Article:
My Cousin Rachel

By: Jessica Goddard

Directed by Roger Michell (Notting Hill, Changing Lanes), My Cousin Rachel is a mysterious, ambiguous, and appropriately moody adaption of the 1951 Daphne du Maurier novel of the same name.

Set in 19th century Cornwall, the narrative surrounds Philip Ashley (Sam Claflin) who is heartbroken to learn that his older cousin and father figure Ambrose (also Sam Claflin) has passed away overseas shortly (and suspiciously) after marrying their mutual foreign cousin Rachel.  Rachel Weisz is terrific as the recently widowed Cousin Rachel, who comes to visit Philip and the Ashley estate.  Philip, initially convinced Rachel must have found a way to undetectably poison Ambrose, actually finds himself quite taken with Rachel – the story takes off from there.

Sam Claflin is probably too old to be playing a 24-year-old, but he handles the material with poise.  Ideally it seems the age difference between the older, guarded Rachel and the innocent, lovesick Philip should be apparent, but aesthetically nothing really looks amiss when they’re together.  It’s easy to understand why Philip obsessively pines for Rachel – she’s unexpectedly kind, gentle, and generous of spirit, though also withdrawn and reluctant.  It’s harder to appreciate what Rachel might be seeing in Philip.  He’s immature, naïve, kind of petulant, and drops his guard pathetically early.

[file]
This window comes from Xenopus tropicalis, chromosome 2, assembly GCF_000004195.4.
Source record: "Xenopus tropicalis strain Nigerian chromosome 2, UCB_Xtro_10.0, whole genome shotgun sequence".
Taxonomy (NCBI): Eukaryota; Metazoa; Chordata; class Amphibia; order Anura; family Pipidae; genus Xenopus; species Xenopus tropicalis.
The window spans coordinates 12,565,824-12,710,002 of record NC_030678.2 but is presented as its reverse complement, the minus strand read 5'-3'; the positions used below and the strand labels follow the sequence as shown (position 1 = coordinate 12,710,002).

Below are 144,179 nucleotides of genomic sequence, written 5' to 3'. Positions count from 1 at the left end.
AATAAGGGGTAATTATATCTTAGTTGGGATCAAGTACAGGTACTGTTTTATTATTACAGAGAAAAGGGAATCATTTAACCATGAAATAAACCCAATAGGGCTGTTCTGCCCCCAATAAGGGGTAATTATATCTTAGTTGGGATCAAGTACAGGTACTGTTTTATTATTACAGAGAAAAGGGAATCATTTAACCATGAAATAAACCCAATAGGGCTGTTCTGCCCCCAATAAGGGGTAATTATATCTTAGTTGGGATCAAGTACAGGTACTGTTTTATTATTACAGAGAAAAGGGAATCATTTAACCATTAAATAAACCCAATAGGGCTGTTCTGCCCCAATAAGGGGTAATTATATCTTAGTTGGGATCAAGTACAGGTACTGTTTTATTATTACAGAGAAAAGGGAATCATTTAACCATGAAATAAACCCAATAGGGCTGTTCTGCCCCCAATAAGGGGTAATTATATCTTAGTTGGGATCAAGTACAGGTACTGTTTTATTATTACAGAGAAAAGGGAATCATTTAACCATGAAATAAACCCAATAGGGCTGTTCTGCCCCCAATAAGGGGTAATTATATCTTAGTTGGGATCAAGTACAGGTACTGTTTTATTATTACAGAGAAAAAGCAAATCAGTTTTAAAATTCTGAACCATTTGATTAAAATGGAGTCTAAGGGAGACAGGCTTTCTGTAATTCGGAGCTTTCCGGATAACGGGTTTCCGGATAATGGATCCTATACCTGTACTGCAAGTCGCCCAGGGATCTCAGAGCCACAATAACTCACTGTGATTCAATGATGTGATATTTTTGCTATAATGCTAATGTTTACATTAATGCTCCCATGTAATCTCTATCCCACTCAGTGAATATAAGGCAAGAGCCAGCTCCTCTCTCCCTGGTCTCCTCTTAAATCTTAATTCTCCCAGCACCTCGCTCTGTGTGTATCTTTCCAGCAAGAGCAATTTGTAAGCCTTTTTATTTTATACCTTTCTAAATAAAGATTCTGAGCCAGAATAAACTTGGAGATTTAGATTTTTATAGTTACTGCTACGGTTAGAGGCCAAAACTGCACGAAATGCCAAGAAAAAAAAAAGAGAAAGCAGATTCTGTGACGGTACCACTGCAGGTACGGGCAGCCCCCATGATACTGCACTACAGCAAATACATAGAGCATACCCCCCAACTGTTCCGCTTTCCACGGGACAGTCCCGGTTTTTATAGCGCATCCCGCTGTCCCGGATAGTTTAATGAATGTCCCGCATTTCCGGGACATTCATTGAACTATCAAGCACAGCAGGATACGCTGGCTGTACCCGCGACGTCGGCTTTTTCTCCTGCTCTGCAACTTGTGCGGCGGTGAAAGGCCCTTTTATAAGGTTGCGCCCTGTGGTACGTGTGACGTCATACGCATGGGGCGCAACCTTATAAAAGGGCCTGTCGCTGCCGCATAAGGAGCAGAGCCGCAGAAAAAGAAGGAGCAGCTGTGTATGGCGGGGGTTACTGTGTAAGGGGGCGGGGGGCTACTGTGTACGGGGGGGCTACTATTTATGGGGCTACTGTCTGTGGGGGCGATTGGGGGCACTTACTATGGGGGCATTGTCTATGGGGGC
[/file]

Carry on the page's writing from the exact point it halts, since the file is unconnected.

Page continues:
The mystery at the heart of the story falls flat, but it’s hard to tell whether that’s because of problems with the source material or whether the writers overplay their hand in trying to set up clues and twists throughout the film.  By the end, you’re left more or less confused, rather than genuinely engrossed in wondering whether Rachel is this scheming seductress who’s been after the Ashley family estate all along.  It’s a weakness of the script that if you take a certain position on this question, there are a lot of moments that won’t make sense in retrospect.

Full disclosure: the “answer” to the mystery felt entirely obvious to me, but one of the neat things about this movie is its potential to inspire debate and produce contrasting interpretations.


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